Have you ever woken up from a dream unsure what it meant, but the moments in it seem so real? Well, that’s a lot like the experience of seeing Clover, an experimental work by Erik Ehn. Presented as part of the Planet’ Connections Festival, this play will leave you feeling surreal to say the least.
It is hard to write a proper description of Ehn’s work because it is so fragmented. Filled with several vignettes, Clover works best when you just except what’s happening on stage as is and you don’t try to interpret it or link it together.Although an argument can be made that this is one man’s dream, this piece goes to too many extremes to buy into this theory whole-heartedly. Taken piece by piece, this is a moving work of theater, which deals with literally every topic under the sun. I was compelled, touched, and moved several times throughout the performance. It seems as if there are several narrators taking turns leading us down the proverbial “yellow brick road”
Director Glory Kadigan, takes us on this wild journey by creating stunning imagery and honest moments of human connection. Harold Surrat gives us a great moment of comedy when he turns to us and implores “why am i in this play…i dont have many lines?” It is moments like these,where the unexpected happens, when the play really grabs you. James B. Kennedy offers up fine work as the Old Cronin. As I mentioned above, this could very well be his play and these are his dreams, but only the playwright knows that answer. Kennedy is outstanding and makes a strong case for it to be his play. But is is the 20 person ensemble that makes this show work. Every character left an indelible imprint on me.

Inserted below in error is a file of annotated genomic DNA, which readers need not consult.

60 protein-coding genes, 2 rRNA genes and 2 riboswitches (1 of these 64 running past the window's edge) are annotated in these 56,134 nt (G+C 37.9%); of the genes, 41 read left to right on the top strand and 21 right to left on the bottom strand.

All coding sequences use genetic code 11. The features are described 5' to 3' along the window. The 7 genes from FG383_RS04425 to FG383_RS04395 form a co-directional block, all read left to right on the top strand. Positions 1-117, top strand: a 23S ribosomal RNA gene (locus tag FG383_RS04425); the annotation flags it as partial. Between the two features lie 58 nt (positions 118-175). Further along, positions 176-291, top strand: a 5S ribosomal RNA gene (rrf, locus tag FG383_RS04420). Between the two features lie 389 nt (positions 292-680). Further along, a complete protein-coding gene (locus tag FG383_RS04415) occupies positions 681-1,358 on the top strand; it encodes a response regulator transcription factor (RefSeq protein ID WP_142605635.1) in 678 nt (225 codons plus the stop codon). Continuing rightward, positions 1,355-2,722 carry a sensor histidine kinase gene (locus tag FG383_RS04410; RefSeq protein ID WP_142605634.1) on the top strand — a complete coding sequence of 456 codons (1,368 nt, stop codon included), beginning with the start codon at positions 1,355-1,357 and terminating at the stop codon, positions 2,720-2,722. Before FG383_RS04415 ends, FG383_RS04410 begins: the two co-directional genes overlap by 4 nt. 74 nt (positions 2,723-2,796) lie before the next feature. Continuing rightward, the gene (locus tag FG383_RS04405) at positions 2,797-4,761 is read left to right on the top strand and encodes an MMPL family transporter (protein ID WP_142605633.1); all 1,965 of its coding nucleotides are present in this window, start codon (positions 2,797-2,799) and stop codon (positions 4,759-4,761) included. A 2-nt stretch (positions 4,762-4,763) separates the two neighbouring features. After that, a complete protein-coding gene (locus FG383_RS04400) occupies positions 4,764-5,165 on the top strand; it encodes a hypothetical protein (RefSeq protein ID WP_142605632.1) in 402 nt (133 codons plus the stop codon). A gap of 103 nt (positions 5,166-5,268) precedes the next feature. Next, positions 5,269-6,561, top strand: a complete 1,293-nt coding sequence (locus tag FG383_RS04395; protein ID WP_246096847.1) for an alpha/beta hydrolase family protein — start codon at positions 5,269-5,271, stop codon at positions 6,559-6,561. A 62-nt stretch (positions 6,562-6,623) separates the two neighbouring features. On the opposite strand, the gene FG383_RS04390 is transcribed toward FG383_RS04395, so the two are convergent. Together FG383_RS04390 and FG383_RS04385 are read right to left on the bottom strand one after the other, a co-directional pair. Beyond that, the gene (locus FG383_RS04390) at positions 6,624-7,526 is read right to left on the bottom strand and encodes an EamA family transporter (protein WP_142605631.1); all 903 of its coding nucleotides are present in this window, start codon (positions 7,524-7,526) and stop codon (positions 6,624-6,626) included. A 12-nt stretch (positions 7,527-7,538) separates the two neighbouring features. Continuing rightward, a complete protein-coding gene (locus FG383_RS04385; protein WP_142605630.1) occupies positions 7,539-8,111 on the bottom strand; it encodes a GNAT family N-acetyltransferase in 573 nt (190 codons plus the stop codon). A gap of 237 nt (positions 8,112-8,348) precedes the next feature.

Though it’s late in the run, go see this show if you can. Its worth the price of admission. Id love to hear what you got out of this non-linear piece of theater
Clover plays now through Dec. 16th at La Mama 74 E 4th St http://www.Lamama.org